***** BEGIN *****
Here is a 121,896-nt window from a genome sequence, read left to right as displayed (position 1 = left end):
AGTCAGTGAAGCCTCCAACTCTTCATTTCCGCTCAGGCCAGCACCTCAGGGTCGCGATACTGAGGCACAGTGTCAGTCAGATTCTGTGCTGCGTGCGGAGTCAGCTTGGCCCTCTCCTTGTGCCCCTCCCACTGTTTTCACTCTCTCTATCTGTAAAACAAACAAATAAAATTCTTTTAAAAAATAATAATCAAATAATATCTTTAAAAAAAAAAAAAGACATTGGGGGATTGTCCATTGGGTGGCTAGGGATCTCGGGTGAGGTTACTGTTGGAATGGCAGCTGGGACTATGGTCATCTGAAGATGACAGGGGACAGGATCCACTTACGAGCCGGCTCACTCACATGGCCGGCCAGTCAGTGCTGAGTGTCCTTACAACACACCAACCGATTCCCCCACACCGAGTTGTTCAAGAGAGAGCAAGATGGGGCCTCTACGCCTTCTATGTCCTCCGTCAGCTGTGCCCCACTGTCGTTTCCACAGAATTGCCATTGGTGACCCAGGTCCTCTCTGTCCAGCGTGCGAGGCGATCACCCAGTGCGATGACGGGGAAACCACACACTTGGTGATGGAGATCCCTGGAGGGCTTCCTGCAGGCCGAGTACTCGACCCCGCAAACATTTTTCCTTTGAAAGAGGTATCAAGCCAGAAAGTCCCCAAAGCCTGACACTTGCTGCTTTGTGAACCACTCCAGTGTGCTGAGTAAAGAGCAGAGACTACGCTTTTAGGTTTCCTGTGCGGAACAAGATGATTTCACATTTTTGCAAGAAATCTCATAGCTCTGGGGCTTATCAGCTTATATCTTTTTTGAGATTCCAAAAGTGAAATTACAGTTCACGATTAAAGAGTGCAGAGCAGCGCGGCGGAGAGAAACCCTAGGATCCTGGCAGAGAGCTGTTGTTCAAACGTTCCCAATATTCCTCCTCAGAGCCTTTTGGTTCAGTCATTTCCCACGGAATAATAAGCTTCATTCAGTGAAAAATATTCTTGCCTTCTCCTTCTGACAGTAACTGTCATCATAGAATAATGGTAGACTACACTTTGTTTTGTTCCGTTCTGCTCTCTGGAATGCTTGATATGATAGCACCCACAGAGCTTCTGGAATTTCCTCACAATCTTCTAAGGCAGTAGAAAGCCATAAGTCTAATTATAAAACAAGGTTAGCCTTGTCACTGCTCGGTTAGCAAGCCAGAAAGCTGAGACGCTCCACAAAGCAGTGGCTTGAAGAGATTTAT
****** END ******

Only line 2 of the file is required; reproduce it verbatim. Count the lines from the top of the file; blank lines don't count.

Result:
AGTCAGTGAAGCCTCCAACTCTTCATTTCCGCTCAGGCCAGCACCTCAGGGTCGCGATACTGAGGCACAGTGTCAGTCAGATTCTGTGCTGCGTGCGGAGTCAGCTTGGCCCTCTCCTTGTGCCCCTCCCACTGTTTTCACTCTCTCTATCTGTAAAACAAACAAATAAAATTCTTTTAAAAAATAATAATCAAATAATATCTTTAAAAAAAAAAAAAGACATTGGGGGATTGTCCATTGGGTGGCTAGGGATCTCGGGTGAGGTTACTGTTGGAATGGCAGCTGGGACTATGGTCATCTGAAGATGACAGGGGACAGGATCCACTTACGAGCCGGCTCACTCACATGGCCGGCCAGTCAGTGCTGAGTGTCCTTACAACACACCAACCGATTCCCCCACACCGAGTTGTTCAAGAGAGAGCAAGATGGGGCCTCTACGCCTTCTATGTCCTCCGTCAGCTGTGCCCCACTGTCGTTTCCACAGAATTGCCATTGGTGACCCAGGTCCTCTCTGTCCAGCGTGCGAGGCGATCACCCAGTGCGATGACGGGGAAACCACACACTTGGTGATGGAGATCCCTGGAGGGCTTCCTGCAGGCCGAGTACTCGACCCCGCAAACATTTTTCCTTTGAAAGAGGTATCAAGCCAGAAAGTCCCCAAAGCCTGACACTTGCTGCTTTGTGAACCACTCCAGTGTGCTGAGTAAAGAGCAGAGACTACGCTTTTAGGTTTCCTGTGCGGAACAAGATGATTTCACATTTTTGCAAGAAATCTCATAGCTCTGGGGCTTATCAGCTTATATCTTTTTTGAGATTCCAAAAGTGAAATTACAGTTCACGATTAAAGAGTGCAGAGCAGCGCGGCGGAGAGAAACCCTAGGATCCTGGCAGAGAGCTGTTGTTCAAACGTTCCCAATATTCCTCCTCAGAGCCTTTTGGTTCAGTCATTTCCCACGGAATAATAAGCTTCATTCAGTGAAAAATATTCTTGCCTTCTCCTTCTGACAGTAACTGTCATCATAGAATAATGGTAGACTACACTTTGTTTTGTTCCGTTCTGCTCTCTGGAATGCTTGATATGATAGCACCCACAGAGCTTCTGGAATTTCCTCACAATCTTCTAAGGCAGTAGAAAGCCATAAGTCTAATTATAAAACAAGGTTAGCCTTGTCACTGCTCGGTTAGCAAGCCAGAAAGCTGAGACGCTCCACAAAGCAGTGGCTTGAAGAGATTTAT